Oldest piece of Earth's crust is discovered

  • Updated: March 1, 2014 - 2:00 PM

A zircon crystal embedded in sandstone found on a sheep ranch in Australia is the oldest piece of the Earth’s crust to be discovered, shedding new light on our planet’s formation.

The zircon, described in the journal Nature Geoscience, is about 4.4 billion years old and smaller than a single grain of rice. But the tiny crystal carries an outsize significance: It is evidence that by that point in its history, Earth had gone from a superheated ball of molten rock to a congealed surface eventually capable of supporting life.

“One of the main goals of the space program is to understand if there’s life elsewhere in the universe,” said John Valley, a University of Wisconsin professor who led the study.

By studying how the conditions of life came together on our planet, scientists believe we will learn what to look for on other planets. But the earliest rocks and first evidences of life have been subject to dispute over the years. Until now.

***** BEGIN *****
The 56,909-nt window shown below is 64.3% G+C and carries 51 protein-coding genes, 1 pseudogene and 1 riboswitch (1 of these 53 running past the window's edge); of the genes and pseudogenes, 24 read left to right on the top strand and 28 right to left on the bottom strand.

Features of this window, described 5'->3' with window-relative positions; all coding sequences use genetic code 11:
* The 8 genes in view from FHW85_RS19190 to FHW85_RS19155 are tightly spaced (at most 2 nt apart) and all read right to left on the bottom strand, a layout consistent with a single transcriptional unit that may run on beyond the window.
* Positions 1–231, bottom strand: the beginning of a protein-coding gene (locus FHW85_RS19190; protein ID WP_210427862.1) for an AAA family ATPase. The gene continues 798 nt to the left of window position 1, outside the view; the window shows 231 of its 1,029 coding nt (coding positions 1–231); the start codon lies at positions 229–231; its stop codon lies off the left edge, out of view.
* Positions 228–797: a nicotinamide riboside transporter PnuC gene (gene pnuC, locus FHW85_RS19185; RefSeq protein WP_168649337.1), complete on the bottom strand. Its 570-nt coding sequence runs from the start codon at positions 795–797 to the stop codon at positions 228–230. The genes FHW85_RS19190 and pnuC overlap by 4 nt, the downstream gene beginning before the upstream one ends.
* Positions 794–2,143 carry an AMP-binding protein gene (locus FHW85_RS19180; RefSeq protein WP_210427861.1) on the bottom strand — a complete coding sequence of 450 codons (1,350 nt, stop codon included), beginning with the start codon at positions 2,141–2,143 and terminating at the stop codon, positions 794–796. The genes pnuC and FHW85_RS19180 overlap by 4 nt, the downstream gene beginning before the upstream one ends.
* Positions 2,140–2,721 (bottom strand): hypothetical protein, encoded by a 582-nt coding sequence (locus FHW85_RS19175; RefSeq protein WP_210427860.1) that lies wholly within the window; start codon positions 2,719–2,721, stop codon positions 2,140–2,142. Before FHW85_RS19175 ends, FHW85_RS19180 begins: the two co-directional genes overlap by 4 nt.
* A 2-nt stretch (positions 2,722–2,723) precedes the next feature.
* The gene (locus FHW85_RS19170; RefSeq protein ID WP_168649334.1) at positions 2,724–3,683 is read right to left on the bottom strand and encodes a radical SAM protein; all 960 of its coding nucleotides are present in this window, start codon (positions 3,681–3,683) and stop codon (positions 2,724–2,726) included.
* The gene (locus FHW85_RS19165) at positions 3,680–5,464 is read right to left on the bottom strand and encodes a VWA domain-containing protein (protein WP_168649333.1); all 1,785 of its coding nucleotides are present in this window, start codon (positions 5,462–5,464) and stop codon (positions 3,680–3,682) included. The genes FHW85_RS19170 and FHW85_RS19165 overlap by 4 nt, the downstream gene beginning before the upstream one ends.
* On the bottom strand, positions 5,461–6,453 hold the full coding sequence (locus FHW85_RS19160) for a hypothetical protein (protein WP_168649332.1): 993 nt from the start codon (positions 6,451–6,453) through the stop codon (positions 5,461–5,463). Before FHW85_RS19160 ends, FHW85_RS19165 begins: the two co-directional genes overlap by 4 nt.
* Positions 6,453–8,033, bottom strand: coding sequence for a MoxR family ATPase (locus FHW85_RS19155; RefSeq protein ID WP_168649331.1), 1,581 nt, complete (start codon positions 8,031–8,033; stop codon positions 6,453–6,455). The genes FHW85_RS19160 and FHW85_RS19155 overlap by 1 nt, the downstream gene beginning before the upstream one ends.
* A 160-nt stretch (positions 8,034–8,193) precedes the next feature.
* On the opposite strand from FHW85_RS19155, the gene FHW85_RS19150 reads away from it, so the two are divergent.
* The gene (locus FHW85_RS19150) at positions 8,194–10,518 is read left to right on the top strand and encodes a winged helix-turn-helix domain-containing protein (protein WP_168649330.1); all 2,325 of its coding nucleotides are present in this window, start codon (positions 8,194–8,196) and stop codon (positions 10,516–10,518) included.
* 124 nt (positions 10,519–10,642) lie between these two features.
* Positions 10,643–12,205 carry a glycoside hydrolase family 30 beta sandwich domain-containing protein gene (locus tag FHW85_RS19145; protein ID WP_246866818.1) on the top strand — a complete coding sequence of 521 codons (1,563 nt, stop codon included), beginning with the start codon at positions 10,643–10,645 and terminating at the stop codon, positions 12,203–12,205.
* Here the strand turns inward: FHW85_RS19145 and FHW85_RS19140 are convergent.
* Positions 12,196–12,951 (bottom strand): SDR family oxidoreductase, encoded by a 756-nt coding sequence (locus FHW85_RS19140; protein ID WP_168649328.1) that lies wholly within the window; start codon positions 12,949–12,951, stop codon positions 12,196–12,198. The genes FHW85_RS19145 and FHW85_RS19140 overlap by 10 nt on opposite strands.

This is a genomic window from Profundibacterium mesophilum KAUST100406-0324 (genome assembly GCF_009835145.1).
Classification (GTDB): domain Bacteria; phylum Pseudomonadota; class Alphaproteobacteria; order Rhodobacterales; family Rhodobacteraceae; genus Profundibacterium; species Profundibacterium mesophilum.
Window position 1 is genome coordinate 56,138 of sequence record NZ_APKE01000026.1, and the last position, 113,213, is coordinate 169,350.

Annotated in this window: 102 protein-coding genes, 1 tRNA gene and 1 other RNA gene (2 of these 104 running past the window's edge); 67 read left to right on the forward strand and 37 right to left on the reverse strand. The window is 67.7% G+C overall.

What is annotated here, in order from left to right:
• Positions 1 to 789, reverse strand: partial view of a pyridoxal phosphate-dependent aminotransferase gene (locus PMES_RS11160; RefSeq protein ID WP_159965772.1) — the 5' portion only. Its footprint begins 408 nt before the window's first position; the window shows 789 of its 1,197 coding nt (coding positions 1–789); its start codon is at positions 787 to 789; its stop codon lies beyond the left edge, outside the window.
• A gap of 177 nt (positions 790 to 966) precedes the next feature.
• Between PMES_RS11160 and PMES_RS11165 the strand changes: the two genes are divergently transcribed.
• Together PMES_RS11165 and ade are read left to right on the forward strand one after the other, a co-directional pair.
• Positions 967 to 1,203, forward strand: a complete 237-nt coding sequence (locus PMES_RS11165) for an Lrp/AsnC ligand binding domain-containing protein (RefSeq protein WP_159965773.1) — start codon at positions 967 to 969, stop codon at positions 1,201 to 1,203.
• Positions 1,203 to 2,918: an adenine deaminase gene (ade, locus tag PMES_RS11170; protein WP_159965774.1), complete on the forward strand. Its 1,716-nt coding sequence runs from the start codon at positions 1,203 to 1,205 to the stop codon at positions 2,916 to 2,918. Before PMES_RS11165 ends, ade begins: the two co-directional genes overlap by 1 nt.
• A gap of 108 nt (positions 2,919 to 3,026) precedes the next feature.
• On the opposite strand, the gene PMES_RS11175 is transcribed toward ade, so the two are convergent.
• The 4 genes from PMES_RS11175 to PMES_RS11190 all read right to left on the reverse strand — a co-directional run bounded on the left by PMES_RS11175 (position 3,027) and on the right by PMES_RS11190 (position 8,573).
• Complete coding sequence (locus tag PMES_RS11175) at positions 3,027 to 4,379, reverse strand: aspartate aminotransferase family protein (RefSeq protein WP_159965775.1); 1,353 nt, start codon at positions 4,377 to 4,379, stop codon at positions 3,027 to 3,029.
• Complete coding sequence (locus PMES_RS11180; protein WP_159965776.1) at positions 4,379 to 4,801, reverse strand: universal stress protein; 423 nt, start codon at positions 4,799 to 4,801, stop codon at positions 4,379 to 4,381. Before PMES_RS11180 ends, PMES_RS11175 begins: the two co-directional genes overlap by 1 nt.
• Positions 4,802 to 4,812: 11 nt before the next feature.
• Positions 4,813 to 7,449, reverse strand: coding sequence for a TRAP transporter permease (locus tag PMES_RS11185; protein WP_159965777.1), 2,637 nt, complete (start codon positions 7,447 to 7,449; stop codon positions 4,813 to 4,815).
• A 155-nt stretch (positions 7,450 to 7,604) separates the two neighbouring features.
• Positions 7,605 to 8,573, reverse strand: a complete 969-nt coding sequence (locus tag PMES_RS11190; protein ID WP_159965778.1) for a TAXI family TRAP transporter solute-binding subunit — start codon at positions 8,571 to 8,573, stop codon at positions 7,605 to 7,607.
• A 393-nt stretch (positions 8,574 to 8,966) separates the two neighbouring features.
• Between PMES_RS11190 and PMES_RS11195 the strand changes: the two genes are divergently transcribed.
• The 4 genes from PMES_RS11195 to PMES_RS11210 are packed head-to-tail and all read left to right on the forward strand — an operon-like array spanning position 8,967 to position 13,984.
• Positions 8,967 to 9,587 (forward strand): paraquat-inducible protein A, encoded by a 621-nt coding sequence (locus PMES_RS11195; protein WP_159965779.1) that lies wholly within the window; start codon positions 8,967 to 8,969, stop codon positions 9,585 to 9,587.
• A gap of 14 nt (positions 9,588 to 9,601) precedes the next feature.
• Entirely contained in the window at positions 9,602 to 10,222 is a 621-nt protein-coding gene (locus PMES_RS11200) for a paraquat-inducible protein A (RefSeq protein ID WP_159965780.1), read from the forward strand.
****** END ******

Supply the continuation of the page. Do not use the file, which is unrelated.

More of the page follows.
The age of the zircon described by the Valley team does not appear to be in dispute. The team used a new technique called atom-probe tomography, which allowed them to confirm the accuracy of the crystal’s age. The new instrument, made in Wisconsin, is so sensitive that researchers were able to identify the atomic number and mass of each atom in the sample.

Samuel Bowring of the Massachusetts Institute of Technology said, “It’s only one grain, mind you, but it’s very significant.”

Dating of the zircon helps clarify an early chapter in Earth’s history. Scientists have theorized that one of the crucial early events occurred when an asteroid about the size of Mars struck a glancing blow to the Earth, vaporizing the mantle and crust. Dust from the collision merged to form the moon. The energy from the collision transformed the surfaces of Earth and moon into oceans of molten rock. Zircon was one of the minerals formed when the planet cooled. “We like to say that zircons are forever,” Valley said. “They really persist in the rock record.”

Milwaukee Journal Sentinel

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